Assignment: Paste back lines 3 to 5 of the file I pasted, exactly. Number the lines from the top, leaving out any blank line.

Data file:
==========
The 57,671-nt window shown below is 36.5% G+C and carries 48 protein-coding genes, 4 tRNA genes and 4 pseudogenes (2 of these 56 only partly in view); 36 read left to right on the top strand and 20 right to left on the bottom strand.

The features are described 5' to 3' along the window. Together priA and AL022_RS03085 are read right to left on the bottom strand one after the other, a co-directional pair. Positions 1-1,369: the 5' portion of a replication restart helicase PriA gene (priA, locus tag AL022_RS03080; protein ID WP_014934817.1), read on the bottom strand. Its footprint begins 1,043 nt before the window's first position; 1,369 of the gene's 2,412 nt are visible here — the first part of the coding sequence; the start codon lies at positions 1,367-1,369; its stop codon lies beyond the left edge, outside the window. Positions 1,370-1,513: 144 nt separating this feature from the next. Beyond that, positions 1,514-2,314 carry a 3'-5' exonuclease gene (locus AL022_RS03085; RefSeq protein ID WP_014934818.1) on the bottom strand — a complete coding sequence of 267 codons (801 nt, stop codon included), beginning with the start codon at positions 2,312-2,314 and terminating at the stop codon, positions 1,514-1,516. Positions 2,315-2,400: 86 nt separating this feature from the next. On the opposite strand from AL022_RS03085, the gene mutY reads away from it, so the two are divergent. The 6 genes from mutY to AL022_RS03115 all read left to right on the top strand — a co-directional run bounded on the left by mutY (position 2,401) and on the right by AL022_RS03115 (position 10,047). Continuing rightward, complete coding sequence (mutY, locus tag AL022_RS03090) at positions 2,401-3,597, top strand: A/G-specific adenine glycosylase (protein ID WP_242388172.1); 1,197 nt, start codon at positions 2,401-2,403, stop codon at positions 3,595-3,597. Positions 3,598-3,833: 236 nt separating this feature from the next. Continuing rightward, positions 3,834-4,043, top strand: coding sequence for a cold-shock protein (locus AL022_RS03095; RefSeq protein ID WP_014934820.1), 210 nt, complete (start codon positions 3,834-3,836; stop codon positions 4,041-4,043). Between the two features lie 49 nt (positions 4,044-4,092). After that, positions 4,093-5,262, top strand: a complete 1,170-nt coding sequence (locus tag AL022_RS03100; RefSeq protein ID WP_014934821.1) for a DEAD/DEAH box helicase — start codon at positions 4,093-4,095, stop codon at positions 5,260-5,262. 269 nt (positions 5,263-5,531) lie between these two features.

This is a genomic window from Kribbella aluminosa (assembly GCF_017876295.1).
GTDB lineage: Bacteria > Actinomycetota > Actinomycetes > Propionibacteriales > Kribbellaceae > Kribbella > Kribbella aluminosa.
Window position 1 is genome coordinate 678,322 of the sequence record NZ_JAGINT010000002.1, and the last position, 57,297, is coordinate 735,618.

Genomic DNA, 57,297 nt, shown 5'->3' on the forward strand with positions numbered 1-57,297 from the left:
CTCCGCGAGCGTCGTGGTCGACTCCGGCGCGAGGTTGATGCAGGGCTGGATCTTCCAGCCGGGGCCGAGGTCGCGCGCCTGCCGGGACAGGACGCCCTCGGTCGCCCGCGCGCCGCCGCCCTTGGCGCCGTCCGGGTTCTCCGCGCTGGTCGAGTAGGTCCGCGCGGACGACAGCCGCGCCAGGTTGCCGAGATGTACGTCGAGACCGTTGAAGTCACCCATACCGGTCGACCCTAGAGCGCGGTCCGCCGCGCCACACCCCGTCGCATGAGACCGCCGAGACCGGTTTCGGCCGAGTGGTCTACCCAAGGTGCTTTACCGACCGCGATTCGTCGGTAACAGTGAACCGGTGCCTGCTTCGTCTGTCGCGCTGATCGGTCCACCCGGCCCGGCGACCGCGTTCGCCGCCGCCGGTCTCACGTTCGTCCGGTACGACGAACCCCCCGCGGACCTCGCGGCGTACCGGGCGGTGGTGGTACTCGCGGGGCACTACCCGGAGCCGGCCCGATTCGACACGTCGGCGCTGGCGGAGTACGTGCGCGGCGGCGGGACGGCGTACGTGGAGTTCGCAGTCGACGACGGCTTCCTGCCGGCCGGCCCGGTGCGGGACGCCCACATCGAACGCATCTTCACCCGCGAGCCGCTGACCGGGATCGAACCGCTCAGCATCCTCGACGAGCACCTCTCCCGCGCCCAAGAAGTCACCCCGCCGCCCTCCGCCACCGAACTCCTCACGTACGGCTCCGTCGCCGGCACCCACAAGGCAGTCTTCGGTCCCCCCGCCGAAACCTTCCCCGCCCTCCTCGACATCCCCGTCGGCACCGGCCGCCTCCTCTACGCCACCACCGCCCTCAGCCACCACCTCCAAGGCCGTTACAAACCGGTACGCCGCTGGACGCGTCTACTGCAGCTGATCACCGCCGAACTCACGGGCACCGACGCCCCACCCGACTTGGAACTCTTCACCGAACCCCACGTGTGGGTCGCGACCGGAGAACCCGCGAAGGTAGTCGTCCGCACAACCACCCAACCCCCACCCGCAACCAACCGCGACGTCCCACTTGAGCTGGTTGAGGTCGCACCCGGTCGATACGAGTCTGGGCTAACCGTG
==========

This is a genomic window from Kribbella aluminosa (assembly GCF_017876295.1).
GTDB lineage: Bacteria > Actinomycetota > Actinomycetes > Propionibacteriales > Kribbellaceae > Kribbella > Kribbella aluminosa.
Window position 1 is genome coordinate 678,322 of the sequence record NZ_JAGINT010000002.1, and the last position, 57,297, is coordinate 735,618.